CHAPTER 5 - SPECIAL FORCES
SECTION I - NAVAL LAND FORCES
1. ROLE AND CHARACTER.
Until several years after World War I, Japan had no separate permanent naval landing orgnization corresponding to the United Dtates Marine Corps. Instead naval landing parties were organized temporarily from fleet personnel for a particular mission and were returned to their ships at its conclusion. This practice was made possible by the fact that every naval recruit was given training in land waefare concurrently with training in seamanship.
The results of such training together with any special skills such as machine gunner, truck driver, etc. were noted on the seaman's service record to serve as a basis for his inclusion in a landing party. Normally the fleet commander designated certain ships to furnish personnel for the landing party. This practice, however depleted thefr crews and lowered their efficiency for naval action. Therefore in the late 1920's Japan began to experiment with more permanent units kown as Speci Naval Landing Forces (lukusentai). Those units were formed at the four major Japanese naval bases: Sasebo, Kure, Maizuru, and Yokosuka, and were given numerical designations as formed; for example there is a Sasebo 2nd Special Naval Landing Force and a Kure 2nd special Naval Landing Force. They are composed entirely of naval personnel with a Naval officer, usually a commander, in charge. These forces. first used against China and later against the Allies, have gone through several stages of evolution as the general war situation has cbanged.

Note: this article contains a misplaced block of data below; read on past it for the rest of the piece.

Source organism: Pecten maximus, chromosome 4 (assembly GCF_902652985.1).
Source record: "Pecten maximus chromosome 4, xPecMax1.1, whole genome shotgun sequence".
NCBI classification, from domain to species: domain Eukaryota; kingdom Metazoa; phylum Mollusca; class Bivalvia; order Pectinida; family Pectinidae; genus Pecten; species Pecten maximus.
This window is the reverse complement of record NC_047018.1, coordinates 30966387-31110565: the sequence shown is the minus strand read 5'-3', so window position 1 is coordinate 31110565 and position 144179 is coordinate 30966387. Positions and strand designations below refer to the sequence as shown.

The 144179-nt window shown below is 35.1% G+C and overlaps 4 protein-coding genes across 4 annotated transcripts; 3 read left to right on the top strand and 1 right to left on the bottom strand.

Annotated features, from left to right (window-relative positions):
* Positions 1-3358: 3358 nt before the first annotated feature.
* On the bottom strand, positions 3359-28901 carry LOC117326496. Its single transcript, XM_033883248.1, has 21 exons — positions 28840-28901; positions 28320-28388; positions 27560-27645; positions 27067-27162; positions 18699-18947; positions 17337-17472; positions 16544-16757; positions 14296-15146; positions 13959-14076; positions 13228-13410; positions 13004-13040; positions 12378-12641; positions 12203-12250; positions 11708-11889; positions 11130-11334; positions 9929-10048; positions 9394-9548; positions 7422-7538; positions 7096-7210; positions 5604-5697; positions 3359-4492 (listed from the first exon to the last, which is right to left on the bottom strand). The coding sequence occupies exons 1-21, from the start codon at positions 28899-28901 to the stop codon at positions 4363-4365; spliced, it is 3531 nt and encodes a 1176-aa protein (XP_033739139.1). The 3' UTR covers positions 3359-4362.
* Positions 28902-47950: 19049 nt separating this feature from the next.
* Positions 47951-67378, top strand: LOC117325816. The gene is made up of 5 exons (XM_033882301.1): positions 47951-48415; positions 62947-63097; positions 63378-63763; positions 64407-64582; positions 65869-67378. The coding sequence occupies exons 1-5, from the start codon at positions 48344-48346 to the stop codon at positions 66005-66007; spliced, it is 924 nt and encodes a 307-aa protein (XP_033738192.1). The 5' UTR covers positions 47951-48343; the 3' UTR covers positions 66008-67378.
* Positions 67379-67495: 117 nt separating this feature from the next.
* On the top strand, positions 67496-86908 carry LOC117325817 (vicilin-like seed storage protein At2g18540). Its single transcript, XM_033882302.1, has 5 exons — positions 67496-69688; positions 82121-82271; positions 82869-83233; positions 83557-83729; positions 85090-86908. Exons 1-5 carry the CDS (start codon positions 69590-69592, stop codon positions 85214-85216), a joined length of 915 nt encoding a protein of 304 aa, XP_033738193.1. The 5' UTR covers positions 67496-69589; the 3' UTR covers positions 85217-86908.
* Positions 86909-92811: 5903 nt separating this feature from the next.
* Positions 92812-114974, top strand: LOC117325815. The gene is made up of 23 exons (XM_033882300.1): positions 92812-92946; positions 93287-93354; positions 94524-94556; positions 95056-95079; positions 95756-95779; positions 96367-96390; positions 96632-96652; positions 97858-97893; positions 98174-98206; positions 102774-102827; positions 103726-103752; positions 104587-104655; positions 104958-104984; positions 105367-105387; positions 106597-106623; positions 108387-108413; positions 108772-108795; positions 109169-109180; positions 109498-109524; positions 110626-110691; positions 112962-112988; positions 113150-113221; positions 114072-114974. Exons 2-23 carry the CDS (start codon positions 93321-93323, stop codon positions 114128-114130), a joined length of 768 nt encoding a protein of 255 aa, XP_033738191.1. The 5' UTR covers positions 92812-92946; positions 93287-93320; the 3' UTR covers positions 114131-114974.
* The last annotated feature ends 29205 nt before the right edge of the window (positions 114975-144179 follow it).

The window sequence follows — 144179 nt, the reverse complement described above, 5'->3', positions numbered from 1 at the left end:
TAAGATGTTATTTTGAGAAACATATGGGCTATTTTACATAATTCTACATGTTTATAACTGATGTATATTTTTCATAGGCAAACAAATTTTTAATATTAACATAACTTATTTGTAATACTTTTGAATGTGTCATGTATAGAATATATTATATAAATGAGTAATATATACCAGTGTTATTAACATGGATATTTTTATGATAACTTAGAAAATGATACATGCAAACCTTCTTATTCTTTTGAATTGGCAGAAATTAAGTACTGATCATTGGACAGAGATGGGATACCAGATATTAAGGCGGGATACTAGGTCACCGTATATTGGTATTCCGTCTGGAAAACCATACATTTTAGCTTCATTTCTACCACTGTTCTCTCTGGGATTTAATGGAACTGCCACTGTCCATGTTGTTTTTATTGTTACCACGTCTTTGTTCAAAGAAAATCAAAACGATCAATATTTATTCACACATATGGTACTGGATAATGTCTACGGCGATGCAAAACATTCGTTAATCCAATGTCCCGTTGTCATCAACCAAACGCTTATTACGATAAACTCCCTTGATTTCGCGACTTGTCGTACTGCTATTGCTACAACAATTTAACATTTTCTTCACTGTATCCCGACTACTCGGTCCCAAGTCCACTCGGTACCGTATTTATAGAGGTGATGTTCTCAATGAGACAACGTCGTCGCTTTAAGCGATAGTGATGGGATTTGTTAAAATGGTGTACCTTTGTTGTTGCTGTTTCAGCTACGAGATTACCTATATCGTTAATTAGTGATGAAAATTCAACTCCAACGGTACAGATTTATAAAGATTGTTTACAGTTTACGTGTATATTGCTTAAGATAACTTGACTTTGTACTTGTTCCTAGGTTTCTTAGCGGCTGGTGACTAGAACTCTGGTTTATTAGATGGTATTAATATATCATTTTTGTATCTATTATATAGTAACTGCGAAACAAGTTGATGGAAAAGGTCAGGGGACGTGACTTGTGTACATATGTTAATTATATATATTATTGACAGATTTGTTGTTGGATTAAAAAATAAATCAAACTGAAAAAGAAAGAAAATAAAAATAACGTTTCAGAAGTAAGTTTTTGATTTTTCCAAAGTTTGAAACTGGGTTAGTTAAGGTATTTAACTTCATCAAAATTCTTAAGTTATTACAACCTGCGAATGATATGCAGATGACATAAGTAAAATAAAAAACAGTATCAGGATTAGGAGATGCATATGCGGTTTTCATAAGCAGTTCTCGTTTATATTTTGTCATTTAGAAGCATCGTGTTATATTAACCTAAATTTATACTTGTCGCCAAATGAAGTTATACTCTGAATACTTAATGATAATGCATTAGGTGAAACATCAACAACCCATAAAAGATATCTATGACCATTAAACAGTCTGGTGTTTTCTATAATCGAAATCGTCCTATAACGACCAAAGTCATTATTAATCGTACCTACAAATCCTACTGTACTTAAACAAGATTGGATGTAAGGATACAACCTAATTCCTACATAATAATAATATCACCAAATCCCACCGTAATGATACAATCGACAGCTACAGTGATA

As the present war progressed and the Japanese Navy became more involved in the seizure and defense of Pacific islands, other naval land organizations came into existence. Examples of these are: the Base Force (Tokubetsu Konkyochitai), the Guard Force (Keibitai), the Pioneers (Setsueitai), and the Nava] Civil Engineering and Construction Units (Kaigun Kenchiku Shisetsu Butai).
2. SPECIAL NAVAL LANDING FORCES.
a. Use in China.